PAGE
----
Posts tagged nesting boxes

A Dozen or so …

The laying has begun!

Here is the first week's bounty minus the two that we ate and the two that were pecked or broken. 17 eggs in one week?  We better open a market stand!

Here is the first week’s bounty minus the two that we ate and the two that were pecked or broken. 17 eggs in one week? We better open a market stand!

FM and I went away for a week-long backpack trip (more on that later) and, while we were gone, we took our 6 chickens to a friend’s house (more on that later, too).  When we returned to collect them, we found out that two eggs had been laid during our absence – our first two eggs!

We brought our brood home and waited for the next eggs to show up. Sure enough, throughout this past week, the girls have produced more than a dozen eggs. The first few were small, perfectly-shaped and laid in one of the two nesting boxes. I actually watched as little Croque Madame laid hers, with watchful and attentive Roo at hand. Tweedle Dum was also one of the obedient layers who knew exactly where to place her treasure.

Little Croque Madame laid this one.

Little Croque Madame admiring her work.

But now, the egg hunt has become a daily activity. One egg was found on the gravel by the woodpile; three were laid underneath our front porch; one was laid from the height of the night roost; one was found in their dirt bath and another was found crushed in the watering tray.

Almost all the eggs are a pinky-tan colour, with the exception of two. The crushed egg and another one had paper-thin shells which crumpled with even the gentlest touch. It takes a while before newly laying hens master their egg formation so the size, shape and colour may vary.

The egg on the left is a store bought white egg for siz and colour comparison. The top right egg has a paper-thin shell that was pecked. The middle egg is the long, slim white egg (mystery layer) and the bottom egg is super teeny and freckled (I suspect Chip laid this one).

The egg on the left is a store-bought white egg for size and colour comparison. The top right egg has a paper-thin shell that was pecked. The middle egg is the long, slim white egg (mystery layer) and the bottom egg is super teeny and freckled (I suspect Chip laid this one).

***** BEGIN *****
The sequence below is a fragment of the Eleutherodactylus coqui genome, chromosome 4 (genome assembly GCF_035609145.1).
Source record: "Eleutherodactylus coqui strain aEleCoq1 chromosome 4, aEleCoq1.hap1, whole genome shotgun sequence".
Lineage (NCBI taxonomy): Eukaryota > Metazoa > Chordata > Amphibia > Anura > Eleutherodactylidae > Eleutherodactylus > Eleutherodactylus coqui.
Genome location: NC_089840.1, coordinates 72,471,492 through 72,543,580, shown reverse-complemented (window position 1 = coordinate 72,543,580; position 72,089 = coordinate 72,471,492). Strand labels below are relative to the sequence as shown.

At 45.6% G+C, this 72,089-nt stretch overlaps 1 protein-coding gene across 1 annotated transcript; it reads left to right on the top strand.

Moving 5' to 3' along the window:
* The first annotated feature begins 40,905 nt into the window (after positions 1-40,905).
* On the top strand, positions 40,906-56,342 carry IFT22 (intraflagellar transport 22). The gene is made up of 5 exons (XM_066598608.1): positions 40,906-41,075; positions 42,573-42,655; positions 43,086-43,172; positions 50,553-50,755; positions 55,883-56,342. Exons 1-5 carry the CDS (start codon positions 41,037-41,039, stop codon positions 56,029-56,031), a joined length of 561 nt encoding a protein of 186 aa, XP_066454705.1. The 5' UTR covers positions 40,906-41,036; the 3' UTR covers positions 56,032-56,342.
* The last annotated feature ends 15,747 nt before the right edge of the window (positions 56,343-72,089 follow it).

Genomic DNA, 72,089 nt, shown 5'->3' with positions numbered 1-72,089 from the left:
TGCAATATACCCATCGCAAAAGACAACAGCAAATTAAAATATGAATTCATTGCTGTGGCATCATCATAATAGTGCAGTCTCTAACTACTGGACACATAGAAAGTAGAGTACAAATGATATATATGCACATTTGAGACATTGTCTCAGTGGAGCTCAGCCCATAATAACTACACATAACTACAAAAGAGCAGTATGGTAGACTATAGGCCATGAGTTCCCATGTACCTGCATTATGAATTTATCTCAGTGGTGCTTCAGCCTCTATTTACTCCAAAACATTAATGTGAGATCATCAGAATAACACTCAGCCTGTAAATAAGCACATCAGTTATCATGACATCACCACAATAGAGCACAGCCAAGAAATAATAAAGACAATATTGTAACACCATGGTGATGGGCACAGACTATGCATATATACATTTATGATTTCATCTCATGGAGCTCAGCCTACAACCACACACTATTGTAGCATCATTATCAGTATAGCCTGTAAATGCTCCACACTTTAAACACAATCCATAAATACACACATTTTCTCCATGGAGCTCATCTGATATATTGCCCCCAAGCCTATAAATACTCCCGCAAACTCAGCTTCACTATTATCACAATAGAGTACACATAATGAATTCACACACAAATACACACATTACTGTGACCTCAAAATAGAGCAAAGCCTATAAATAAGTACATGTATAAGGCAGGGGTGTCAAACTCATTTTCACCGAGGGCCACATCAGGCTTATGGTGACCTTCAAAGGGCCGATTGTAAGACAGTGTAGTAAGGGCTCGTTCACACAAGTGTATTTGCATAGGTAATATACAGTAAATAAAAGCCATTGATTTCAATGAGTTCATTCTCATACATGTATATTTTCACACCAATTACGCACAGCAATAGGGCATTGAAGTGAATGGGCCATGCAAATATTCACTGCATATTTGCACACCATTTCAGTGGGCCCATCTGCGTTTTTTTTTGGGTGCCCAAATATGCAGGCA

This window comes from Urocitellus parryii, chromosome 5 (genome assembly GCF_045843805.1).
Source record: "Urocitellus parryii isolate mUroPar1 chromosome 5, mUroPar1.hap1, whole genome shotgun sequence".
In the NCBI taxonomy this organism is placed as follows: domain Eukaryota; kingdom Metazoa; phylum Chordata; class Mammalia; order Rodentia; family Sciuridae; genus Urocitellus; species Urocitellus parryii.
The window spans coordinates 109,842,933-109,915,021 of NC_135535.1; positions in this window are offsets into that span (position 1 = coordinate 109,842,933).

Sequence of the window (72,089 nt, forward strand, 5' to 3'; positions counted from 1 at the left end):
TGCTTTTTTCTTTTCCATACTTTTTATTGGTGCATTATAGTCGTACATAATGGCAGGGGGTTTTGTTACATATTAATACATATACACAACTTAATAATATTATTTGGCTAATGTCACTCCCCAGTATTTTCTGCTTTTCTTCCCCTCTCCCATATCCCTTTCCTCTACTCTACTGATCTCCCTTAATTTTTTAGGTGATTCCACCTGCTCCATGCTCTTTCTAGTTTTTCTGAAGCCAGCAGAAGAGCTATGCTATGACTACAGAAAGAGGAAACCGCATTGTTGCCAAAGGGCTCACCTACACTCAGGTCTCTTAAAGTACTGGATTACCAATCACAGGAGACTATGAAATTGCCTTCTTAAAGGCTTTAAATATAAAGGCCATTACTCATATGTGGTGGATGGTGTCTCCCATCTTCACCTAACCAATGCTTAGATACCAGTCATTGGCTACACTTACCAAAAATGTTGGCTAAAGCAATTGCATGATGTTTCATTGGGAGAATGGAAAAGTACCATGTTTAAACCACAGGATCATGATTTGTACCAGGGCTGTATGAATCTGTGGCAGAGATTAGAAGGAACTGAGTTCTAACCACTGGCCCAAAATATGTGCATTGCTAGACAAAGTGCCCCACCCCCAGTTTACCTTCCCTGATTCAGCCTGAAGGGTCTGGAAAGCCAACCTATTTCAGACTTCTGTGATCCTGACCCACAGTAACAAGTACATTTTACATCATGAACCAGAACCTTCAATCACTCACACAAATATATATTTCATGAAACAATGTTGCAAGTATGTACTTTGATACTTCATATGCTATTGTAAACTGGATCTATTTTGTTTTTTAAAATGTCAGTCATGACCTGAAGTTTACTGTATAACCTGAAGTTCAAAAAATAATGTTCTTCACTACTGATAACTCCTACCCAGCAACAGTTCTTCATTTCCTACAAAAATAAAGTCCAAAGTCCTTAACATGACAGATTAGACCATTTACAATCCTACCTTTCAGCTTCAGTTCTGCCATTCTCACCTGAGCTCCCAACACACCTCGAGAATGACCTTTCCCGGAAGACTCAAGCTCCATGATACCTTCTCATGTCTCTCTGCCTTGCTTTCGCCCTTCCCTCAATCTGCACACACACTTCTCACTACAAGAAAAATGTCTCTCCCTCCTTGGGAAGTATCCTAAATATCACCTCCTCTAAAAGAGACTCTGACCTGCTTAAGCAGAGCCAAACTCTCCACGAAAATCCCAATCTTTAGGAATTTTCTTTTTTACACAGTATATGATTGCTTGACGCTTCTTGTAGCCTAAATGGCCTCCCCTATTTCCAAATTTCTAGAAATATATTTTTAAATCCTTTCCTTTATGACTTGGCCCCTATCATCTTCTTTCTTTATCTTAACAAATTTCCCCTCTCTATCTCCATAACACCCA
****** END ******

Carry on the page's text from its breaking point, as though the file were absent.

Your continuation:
We are a bit confused about who is laying and where. Chanteclers lay light brown eggs and Welsummers lay terracotta-coloured eggs with freckles. So who laid the white egg? My bet is that we actually collected an egg laid by one of our migrating Cedar Waxwings!

After reading up on it, I have placed a golf ball in each of the nesting boxes. This is supposed to show the hens that this is where eggs belong. I have also read that hens need a dark, safe place to lay eggs. Unfortunately, one of our nesting boxes gets the full brightness of the coop light so I am working on a way to darken it some more.

This was the first egg laid in our nesting boxes. The two nesting boxes are a recycled kitchen cabinet from above the stove hood fan.

This was the first egg laid in our nesting boxes. The two nesting boxes are a recycled kitchen cabinet from above the stove hood fan.

Do you think I’ll get the title of “Crazy Chicken Lady” if I sew curtains for the nesting box?  Tune in to find out!

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Build It and They Will Come

Last year, we had a flock of swallows pass through the Queendom, but their stay was short. I really only remember them visiting for a day or two, swooping and eating thousands of bugs during their short visit. I was ever-hopeful that they would stay and eat pond insects all summer long. But alas, they carried on their migration and weren’t seen again.

Definitely a Violet-Green Swallow on the hydro wire.

Definitely a Violet-Green Swallow on the hydro wire.

This year, once again, they made their stop at the Queendom, but this time FM was ready to take action. The day that we noticed them darting around, FM headed into the shop with swallow nest box measurements and, as quickly as you can say “Are those Violet-Greens or Trees?”, he had produced the ideal nesting box and had mounted it at the roofline of the workshop.

Within an hour or two, a couple of pairs of Violet-Green Swallows were checking out the new digs. One would hang out on the exposed roof rafters while the other went inside and peeked out to report.

This is a one-bedroom fly-up loft with a fabulous view and its only a short flight to fine dining.

This is a one-bedroom fly-up loft with a fabulous view and it’s only a short flight to fine dining.

We were sure that our new neighbours had come to roost. But, unfortunately, they didn’t jump at the opportunity. A week went by with barely a sighting.

Swallows

Awaiting residents

Just yesterday, while having some quality Chick Time, I noticed that the swallows were back. And this morning, there is a flurry of nest-building going on inside the new house. In fact, it seems that two pairs of Violet-Green swallows are getting very territorial about the new real estate. FM has plans to build another nesting box to accommodate the other couple. We are very hopeful that a new crop of insect-eating machines will hatch just in time for mosquito season and that they will return for years to come. Stay tuned!

And we have take-off!

And we have take-off!

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